OAKLAND — The RSU 18 Board of Directors next week will consider a proposed $32 million school budget for 2011-12 — a budget that is $1.4 million or 4.2 percent less than — the current $33.3 million budget.

The board will discuss the budget at 6 p.m. on Monday, Tuesday and Wednesday at Messalonskee Middle School.

Superintendent Gary Smith presented the first draft of the proposal to board members Wednesday night. Next week, the board will discuss 11 cost centers in the budget before adopting a proposal May 4.

The budget then would go before voters at a districtwide meeting May 25 and residents will vote on the proposal at a referendum June 7.

“In general, I think we’re roughly near where we need to be and now it’s a fine-tuning process of getting board and community input,” Smith said Thursday.

Several factors allowed Smith to present a budget that is significantly lower than the current budget, including 30 to 35 fewer secondary China tuitioned students, which amounted to a savings of nearly $10,000 per student, according to Smith.

Some teachers retired and were not replaced, enrollments declined and the central office was reorganized after the business director left, saving $60,000 to $70,000, he said. Energy-efficiency projects proceeded more slowly than planned, so costs were for 1/2 rather than a full year, he said.

“We deferred maintenance projects, we cut back on technology funding and flatlined and decreased supplies,” he said.

There was not a lot of money for raises, and the district expects health insurance increases to be eight percent or less, he said.

“Most area schools are at 10 percent,” he said.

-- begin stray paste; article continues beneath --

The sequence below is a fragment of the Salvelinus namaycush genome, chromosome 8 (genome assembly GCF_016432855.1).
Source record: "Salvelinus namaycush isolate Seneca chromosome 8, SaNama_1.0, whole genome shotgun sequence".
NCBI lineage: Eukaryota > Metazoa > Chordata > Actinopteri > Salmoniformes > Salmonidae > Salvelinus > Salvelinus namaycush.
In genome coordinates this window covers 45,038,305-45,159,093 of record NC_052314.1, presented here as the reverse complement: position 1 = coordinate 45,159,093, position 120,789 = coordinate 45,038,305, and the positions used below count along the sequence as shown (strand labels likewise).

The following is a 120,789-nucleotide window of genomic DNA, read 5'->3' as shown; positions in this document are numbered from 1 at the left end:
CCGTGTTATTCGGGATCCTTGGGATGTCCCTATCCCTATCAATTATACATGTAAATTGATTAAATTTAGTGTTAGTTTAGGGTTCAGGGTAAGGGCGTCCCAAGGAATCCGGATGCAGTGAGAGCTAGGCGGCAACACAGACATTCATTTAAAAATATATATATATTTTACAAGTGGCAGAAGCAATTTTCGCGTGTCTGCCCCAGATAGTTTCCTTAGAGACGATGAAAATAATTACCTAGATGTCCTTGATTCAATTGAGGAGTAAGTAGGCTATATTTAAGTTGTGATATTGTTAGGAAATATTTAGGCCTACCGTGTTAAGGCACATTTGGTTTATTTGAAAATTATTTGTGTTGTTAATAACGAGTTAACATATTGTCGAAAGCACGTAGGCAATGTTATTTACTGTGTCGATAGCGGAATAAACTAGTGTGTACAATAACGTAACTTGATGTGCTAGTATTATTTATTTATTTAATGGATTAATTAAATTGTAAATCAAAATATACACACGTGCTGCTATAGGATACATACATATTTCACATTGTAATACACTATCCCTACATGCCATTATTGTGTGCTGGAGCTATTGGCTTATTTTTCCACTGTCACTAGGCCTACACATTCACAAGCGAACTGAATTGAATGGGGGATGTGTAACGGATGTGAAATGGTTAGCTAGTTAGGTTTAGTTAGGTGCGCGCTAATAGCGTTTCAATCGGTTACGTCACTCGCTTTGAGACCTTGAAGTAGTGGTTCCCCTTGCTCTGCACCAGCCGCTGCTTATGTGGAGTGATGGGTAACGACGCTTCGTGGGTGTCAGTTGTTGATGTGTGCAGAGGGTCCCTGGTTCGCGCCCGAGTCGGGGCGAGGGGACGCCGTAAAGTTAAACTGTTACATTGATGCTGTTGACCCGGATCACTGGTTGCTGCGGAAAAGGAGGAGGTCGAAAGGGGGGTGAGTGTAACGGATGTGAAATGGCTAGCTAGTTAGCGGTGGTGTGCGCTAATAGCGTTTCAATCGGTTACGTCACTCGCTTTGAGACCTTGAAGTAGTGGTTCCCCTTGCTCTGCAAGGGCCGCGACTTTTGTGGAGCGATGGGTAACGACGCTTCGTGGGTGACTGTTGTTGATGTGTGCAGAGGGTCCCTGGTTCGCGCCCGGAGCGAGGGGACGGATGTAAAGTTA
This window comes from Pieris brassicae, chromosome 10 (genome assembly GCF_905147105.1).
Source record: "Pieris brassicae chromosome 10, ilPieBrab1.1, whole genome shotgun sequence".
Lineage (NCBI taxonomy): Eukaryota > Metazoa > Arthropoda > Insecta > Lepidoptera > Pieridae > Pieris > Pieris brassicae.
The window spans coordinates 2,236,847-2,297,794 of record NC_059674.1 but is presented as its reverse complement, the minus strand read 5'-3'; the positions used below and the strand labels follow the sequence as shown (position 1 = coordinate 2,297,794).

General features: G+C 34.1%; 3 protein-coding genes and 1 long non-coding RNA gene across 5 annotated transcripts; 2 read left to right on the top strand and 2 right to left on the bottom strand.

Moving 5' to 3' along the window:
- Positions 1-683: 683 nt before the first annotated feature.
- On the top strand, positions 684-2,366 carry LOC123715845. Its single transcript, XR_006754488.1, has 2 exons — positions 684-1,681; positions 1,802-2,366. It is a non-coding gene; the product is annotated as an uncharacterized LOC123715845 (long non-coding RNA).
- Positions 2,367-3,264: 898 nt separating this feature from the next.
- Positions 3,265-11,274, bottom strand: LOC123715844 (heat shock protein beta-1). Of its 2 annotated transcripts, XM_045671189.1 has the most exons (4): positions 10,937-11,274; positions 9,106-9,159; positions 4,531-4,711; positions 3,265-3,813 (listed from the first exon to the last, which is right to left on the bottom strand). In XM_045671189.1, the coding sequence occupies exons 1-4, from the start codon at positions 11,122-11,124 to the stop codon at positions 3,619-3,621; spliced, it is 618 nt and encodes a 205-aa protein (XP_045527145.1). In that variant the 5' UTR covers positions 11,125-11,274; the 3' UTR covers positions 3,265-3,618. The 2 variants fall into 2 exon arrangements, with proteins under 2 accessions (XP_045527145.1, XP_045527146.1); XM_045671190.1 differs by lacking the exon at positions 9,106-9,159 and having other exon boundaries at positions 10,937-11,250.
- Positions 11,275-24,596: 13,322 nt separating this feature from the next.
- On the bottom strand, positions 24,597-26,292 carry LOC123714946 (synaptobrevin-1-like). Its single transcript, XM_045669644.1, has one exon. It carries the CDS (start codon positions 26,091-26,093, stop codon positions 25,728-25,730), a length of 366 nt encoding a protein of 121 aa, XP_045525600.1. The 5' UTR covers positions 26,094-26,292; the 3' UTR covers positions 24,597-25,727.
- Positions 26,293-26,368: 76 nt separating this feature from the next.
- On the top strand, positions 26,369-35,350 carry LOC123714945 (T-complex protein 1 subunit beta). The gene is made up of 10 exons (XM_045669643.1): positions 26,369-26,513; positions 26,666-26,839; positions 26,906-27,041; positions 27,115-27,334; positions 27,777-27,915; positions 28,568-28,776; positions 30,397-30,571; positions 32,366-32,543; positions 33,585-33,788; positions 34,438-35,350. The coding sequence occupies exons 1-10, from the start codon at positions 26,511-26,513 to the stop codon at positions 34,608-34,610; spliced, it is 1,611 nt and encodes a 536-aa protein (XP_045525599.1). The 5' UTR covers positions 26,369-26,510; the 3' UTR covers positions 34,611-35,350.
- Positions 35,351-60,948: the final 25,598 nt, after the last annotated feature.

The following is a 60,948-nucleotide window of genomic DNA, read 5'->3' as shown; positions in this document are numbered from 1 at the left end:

Less than $600,000 was made available to the district last year from the federal jobs bill, but officials chose to save the money for this year, according to Smith

“So that, right there, saves 10 positions,” he said.

The district is working with Waterville-based Alternative Organizational Structure 92 on some costs, including RSU 18 doing continued bus maintenance for AOS 92.

The two districts in the past tried sharing a food service director and that did not work out, but now they plan to do it again.

“I think we now have learned from that and we have the right people in place and we think that it will be very successful,” Smith said.

Officials also are looking at having students who receive diplomas in the Mid-Maine Adult Education program get them from that program itself instead of from their separate high schools, which would result in some savings, according to Smith.

The district was looking at possibly losing five to eight positions, including teachers and teacher aides, but officials were able to work with the budget so that those positions will likely be saved.

“With respect to one position — due to lost stimulus money — we were able to create opportunities in the system for all staff,” Smith said.

Administrators and staff tackled a space problem at James Bean School in Sidney by creatively rearranging the school, spending no money and saving about $100,000, which would have been the cost to fix the problem, according to Smith.

The school now also has an extra classroom as a result, he said.

Amy Calder — 861-9247

[email protected]

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